Why aren't we all speaking LISP now?

Alex Martelli aleaxit at yahoo.com
Fri May 11 14:16:06 CEST 2001

"Roy Smith" <roy at panix.com> wrote in message
news:roy-C59972.07100611052001 at news1.panix.com...
> "Delaney, Timothy" <tdelaney at avaya.com> wrote:
> > Indeed, the point of teaching bubblesort is to teach *not to use*
> > bubblesort. In general, teaching sorting algorithms is for learning
> > algorithms and why a good algorithm is so important.
> I've taught bubble sort as an introduction to algorithms.  Even though
> generally considered to be a bad sorting algorithm, it's a very simple one
> and easy for students to grasp, and sorting is something that they're
Might you please explain what makes you choose it over _selection_ sort?

That would appear to me to share all the pluses you list for bubble in a
didactical role, but even more so -- e.g., what could be easier to grasp
than selection-sort's first-level top-down decomposition:

    def inplace_selection_sort(alist):
        L = len(alist)
        for i in range(L):
            # locate index of minimum in alist[i:L]
            j = find_smallest_in_sublist(alist, i, L)
            # swap, if need be, so alist[i] is the min
            swap_inside_list(alist, i, j)

Then one proceeds by giving a couple of further decompositions
of the find-smallest and swap-inside steps, to show how one
can use different ways to implement the same specs:

    def find_smallest_in_sublist(alist, from, onto):
        smallest_index = from
        for i in range(from+1, onto):
            if alist[i] < alist[smallest_index]:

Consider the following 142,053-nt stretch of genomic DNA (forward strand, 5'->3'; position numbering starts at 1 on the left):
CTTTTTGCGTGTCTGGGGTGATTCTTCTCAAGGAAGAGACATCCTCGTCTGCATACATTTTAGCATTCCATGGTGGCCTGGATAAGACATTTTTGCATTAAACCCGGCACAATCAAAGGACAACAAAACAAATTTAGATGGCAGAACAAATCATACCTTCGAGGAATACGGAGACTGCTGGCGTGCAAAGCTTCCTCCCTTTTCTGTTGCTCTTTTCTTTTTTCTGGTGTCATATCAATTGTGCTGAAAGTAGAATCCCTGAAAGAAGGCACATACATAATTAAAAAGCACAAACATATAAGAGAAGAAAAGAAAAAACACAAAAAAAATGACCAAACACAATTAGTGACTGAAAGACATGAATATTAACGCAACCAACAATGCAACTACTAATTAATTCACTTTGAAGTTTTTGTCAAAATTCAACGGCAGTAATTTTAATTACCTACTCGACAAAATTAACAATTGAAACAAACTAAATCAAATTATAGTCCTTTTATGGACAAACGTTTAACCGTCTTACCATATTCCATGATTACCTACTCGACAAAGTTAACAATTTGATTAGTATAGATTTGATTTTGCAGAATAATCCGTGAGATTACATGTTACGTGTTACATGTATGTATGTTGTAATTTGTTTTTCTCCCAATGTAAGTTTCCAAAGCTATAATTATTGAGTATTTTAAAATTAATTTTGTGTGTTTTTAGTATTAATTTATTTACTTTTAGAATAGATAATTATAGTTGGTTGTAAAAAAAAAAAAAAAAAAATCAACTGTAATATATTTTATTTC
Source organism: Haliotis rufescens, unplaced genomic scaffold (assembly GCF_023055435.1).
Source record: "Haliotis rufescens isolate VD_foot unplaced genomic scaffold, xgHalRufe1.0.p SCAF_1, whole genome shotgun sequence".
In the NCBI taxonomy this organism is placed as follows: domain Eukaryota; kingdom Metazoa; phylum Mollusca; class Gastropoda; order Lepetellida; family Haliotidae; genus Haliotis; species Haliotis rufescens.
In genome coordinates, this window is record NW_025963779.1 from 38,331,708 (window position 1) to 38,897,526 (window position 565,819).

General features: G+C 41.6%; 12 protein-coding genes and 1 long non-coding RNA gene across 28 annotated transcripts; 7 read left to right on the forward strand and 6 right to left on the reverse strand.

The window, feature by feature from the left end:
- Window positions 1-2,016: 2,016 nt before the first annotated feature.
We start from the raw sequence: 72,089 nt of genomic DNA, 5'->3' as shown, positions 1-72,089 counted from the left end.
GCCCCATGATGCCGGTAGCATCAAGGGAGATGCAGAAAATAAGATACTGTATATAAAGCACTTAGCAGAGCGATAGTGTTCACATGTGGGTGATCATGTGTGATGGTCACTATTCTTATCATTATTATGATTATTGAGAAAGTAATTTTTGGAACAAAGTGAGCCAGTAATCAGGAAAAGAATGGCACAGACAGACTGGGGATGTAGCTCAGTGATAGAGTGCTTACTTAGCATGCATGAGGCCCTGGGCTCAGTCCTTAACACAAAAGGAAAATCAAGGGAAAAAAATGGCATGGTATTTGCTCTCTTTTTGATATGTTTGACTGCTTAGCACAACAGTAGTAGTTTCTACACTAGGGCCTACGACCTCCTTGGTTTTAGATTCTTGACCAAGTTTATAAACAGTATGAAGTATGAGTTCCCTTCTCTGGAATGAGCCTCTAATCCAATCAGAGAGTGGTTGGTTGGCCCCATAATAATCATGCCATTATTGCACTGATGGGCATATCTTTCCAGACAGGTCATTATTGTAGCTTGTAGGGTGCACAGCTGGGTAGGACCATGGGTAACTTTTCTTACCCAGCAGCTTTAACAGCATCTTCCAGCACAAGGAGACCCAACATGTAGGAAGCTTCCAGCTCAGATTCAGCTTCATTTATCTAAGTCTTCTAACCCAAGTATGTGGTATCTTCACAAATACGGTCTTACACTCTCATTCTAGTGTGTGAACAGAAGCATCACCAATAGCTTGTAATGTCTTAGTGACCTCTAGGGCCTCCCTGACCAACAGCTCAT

smallest_index = i
        return smallest_index


    def find_smallest_in_sublist(alist, from, onto):
        smallest_value = min(alist[from:onto])
        smallest_offset = alist[from:onto].index(smallest_value)
        return smallest_offset + from

etc, as well as

    def swap_inside_list(alist, i, j):
        alist[i],alist[j] = alist[j],alist[i]


    def swap_inside_list(alist, i, j):
        temp = alist[i]
        alist[i] = alist[j]
        alist[j] = temp

and the versions guarding these same bodies with an
"if i!=j:", etc, etc.

One can do both theoretical AND practical analysis of
performance characteristics of each version obtained
by either function-call or inline-substitution of the
various possible refinement-step implementations,
what if any advantages are gained by noticing the
toplevel loop need only go to range(L-1), etc.  The
presentation and study of selection sort would seem
to be an excellent step along the study of fundamental
algorithms.  What advantages does bubble offer over

I've heard it claimed that 'bubble' is a more natural
way to sort.  I just can't get it.  As a bridge player,
I find myself in an environment where people are very
often sorting small sets (bridge hands they were just
dealt) compared with everyday life, and when kibitzing
other players I have the opportunity to observe how they
set about it.  It seems to be, for most people, first
a pass of bucket sort (more or less), separating cards
by suit, then on each suit roughly a selection sort --
each card is generally moved only once (typical of a
selection sort over a linked list, where putting the
new found subsequence-minimum to the right place only
requires "moving" it, not also moving another item as
in a typical item-swap for an array), roughly to its
final resting place.  I've NEVER seen the sequences of
small card-position moves (repeated swap of an item
with its adjacent one) typical of bubblesort...

...makes intuitive sense to me, too: in the real world,
examining items to see (e.g.) what is the smallest one
left to process only requires moving your eyes over the
items -- pretty fast and inexpensive -- while swapping
items is generally a physical move of real-world objects,
more slow and expensive.  So why shouldn't our brains
have evolved to naturally select-sort -- many inspections
(but -- each cheap), but minimal movement of 'data' (each
not-so-cheap, or very-expensive, being physical things)?


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